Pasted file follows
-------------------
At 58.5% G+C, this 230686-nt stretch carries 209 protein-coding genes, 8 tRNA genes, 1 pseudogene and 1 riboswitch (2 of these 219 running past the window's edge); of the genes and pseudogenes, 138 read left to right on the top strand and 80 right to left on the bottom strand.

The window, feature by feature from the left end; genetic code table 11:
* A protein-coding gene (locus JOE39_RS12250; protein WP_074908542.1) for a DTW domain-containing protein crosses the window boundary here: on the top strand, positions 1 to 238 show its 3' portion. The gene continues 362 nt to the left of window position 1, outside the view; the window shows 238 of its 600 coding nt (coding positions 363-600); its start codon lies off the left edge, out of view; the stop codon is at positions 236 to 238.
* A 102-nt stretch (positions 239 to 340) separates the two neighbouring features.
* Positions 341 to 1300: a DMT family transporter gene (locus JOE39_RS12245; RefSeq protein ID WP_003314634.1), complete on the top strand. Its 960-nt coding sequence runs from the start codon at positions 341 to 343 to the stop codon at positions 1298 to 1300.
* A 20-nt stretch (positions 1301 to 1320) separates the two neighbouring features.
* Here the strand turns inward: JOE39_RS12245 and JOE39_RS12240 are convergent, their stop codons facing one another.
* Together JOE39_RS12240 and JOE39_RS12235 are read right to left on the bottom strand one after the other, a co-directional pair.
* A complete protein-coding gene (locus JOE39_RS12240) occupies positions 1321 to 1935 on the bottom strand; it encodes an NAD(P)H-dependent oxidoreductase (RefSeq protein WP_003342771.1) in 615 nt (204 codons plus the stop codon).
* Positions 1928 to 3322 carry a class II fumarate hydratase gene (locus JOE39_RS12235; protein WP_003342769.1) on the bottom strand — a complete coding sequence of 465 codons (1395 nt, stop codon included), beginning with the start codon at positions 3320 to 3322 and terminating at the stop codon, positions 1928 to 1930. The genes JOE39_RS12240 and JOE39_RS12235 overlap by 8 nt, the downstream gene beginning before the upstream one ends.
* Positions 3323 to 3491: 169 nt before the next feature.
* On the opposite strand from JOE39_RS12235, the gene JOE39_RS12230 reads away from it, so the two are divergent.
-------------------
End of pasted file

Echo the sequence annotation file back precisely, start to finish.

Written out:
At 58.5% G+C, this 230686-nt stretch carries 209 protein-coding genes, 8 tRNA genes, 1 pseudogene and 1 riboswitch (2 of these 219 running past the window's edge); of the genes and pseudogenes, 138 read left to right on the top strand and 80 right to left on the bottom strand.

The window, feature by feature from the left end; genetic code table 11:
* A protein-coding gene (locus JOE39_RS12250; protein WP_074908542.1) for a DTW domain-containing protein crosses the window boundary here: on the top strand, positions 1 to 238 show its 3' portion. The gene continues 362 nt to the left of window position 1, outside the view; the window shows 238 of its 600 coding nt (coding positions 363-600); its start codon lies off the left edge, out of view; the stop codon is at positions 236 to 238.
* A 102-nt stretch (positions 239 to 340) separates the two neighbouring features.
* Positions 341 to 1300: a DMT family transporter gene (locus JOE39_RS12245; RefSeq protein ID WP_003314634.1), complete on the top strand. Its 960-nt coding sequence runs from the start codon at positions 341 to 343 to the stop codon at positions 1298 to 1300.
* A 20-nt stretch (positions 1301 to 1320) separates the two neighbouring features.
* Here the strand turns inward: JOE39_RS12245 and JOE39_RS12240 are convergent, their stop codons facing one another.
* Together JOE39_RS12240 and JOE39_RS12235 are read right to left on the bottom strand one after the other, a co-directional pair.
* A complete protein-coding gene (locus JOE39_RS12240) occupies positions 1321 to 1935 on the bottom strand; it encodes an NAD(P)H-dependent oxidoreductase (RefSeq protein WP_003342771.1) in 615 nt (204 codons plus the stop codon).
* Positions 1928 to 3322 carry a class II fumarate hydratase gene (locus JOE39_RS12235; protein WP_003342769.1) on the bottom strand — a complete coding sequence of 465 codons (1395 nt, stop codon included), beginning with the start codon at positions 3320 to 3322 and terminating at the stop codon, positions 1928 to 1930. The genes JOE39_RS12240 and JOE39_RS12235 overlap by 8 nt, the downstream gene beginning before the upstream one ends.
* Positions 3323 to 3491: 169 nt before the next feature.
* On the opposite strand from JOE39_RS12235, the gene JOE39_RS12230 reads away from it, so the two are divergent.